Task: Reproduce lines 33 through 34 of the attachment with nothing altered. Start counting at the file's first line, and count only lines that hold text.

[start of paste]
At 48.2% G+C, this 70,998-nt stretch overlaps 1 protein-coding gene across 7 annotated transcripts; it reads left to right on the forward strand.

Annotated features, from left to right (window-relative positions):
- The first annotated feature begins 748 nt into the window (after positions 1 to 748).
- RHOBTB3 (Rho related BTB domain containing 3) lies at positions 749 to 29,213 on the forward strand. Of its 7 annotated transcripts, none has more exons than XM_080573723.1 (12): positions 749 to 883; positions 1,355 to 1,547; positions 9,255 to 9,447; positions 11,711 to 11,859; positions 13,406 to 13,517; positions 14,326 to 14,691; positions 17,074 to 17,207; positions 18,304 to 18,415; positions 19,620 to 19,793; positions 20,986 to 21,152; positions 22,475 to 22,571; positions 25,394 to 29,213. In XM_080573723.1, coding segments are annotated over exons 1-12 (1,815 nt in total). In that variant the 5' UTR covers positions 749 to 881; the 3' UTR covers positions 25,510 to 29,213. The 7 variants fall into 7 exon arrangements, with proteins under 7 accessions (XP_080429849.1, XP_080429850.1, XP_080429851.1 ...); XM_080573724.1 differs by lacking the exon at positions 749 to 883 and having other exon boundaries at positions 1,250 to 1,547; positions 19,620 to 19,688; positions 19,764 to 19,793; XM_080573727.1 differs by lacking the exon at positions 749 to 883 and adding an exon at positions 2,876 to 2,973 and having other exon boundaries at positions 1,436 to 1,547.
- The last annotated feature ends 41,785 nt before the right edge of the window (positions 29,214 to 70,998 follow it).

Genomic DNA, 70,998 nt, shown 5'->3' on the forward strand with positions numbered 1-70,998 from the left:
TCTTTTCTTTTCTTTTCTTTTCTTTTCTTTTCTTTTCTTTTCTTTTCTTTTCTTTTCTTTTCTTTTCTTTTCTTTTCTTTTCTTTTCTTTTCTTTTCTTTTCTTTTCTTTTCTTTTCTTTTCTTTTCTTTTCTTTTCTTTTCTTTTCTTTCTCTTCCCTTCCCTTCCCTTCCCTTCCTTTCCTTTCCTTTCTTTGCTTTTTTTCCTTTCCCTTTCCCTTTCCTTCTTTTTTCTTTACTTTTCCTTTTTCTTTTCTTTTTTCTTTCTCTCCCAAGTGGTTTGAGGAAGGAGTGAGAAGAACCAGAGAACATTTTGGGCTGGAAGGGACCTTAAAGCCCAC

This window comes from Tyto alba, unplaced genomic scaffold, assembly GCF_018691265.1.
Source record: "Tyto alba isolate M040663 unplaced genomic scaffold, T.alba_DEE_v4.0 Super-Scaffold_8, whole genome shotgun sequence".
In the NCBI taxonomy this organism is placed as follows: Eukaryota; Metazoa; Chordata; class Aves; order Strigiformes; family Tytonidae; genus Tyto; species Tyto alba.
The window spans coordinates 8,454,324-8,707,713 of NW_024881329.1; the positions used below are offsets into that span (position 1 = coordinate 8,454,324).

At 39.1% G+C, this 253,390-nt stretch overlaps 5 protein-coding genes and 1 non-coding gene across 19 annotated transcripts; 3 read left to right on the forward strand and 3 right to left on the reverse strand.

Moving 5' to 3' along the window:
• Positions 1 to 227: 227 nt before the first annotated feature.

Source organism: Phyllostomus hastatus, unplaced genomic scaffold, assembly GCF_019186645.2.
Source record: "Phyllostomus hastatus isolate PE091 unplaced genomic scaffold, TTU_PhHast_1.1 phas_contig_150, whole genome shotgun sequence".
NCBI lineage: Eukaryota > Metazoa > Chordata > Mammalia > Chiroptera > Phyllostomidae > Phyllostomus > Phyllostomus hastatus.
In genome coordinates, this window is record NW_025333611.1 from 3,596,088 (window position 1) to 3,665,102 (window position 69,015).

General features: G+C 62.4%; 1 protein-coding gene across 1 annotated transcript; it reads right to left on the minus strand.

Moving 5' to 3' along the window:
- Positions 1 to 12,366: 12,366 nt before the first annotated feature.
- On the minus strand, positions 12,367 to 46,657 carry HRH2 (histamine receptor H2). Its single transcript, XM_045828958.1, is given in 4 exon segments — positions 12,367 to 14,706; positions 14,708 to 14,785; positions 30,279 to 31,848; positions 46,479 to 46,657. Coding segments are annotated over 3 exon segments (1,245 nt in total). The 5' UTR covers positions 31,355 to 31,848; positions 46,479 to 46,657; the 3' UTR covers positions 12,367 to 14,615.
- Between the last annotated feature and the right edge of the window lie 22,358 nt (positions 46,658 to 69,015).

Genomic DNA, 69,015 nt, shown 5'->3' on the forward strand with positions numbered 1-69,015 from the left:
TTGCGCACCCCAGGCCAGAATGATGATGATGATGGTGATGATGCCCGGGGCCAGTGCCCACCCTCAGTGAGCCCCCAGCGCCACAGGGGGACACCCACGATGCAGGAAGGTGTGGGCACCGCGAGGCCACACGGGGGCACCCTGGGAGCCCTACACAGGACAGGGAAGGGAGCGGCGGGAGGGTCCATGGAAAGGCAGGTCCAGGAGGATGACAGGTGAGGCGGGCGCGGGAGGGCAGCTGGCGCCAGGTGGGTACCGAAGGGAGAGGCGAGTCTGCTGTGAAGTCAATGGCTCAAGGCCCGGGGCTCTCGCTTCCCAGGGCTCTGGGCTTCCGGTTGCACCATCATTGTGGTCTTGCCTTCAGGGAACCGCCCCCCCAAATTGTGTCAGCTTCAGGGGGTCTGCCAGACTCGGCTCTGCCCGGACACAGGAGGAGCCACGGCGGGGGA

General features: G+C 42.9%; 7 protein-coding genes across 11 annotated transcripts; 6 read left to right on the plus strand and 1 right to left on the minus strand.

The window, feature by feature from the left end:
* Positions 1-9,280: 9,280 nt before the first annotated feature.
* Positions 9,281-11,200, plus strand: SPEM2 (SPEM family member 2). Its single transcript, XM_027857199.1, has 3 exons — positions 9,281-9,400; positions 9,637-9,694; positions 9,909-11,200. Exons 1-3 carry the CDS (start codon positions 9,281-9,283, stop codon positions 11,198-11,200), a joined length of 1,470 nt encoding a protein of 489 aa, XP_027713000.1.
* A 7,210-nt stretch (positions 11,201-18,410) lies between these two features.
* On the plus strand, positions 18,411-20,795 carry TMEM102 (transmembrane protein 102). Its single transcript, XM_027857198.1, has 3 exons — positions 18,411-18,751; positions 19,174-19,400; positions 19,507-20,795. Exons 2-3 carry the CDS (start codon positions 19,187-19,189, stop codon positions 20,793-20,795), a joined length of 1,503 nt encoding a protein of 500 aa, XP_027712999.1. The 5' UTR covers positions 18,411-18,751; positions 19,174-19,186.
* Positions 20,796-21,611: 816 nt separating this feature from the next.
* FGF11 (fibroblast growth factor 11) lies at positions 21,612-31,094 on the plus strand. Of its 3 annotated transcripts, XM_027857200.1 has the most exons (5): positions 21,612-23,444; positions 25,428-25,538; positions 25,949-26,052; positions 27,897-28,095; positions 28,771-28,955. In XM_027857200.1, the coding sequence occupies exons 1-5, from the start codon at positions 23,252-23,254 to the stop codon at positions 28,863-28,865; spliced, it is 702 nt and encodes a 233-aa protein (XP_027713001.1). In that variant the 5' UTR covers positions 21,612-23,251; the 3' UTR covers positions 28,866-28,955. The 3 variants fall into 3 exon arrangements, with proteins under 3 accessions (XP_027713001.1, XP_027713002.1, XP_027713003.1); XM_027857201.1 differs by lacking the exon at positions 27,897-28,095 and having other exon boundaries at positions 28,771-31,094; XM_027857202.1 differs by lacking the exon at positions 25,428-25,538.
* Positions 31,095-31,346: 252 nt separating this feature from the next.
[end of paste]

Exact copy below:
* FGF11 (fibroblast growth factor 11) lies at positions 21,612-31,094 on the plus strand. Of its 3 annotated transcripts, XM_027857200.1 has the most exons (5): positions 21,612-23,444; positions 25,428-25,538; positions 25,949-26,052; positions 27,897-28,095; positions 28,771-28,955. In XM_027857200.1, the coding sequence occupies exons 1-5, from the start codon at positions 23,252-23,254 to the stop codon at positions 28,863-28,865; spliced, it is 702 nt and encodes a 233-aa protein (XP_027713001.1). In that variant the 5' UTR covers positions 21,612-23,251; the 3' UTR covers positions 28,866-28,955. The 3 variants fall into 3 exon arrangements, with proteins under 3 accessions (XP_027713001.1, XP_027713002.1, XP_027713003.1); XM_027857201.1 differs by lacking the exon at positions 27,897-28,095 and having other exon boundaries at positions 28,771-31,094; XM_027857202.1 differs by lacking the exon at positions 25,428-25,538.
* Positions 31,095-31,346: 252 nt separating this feature from the next.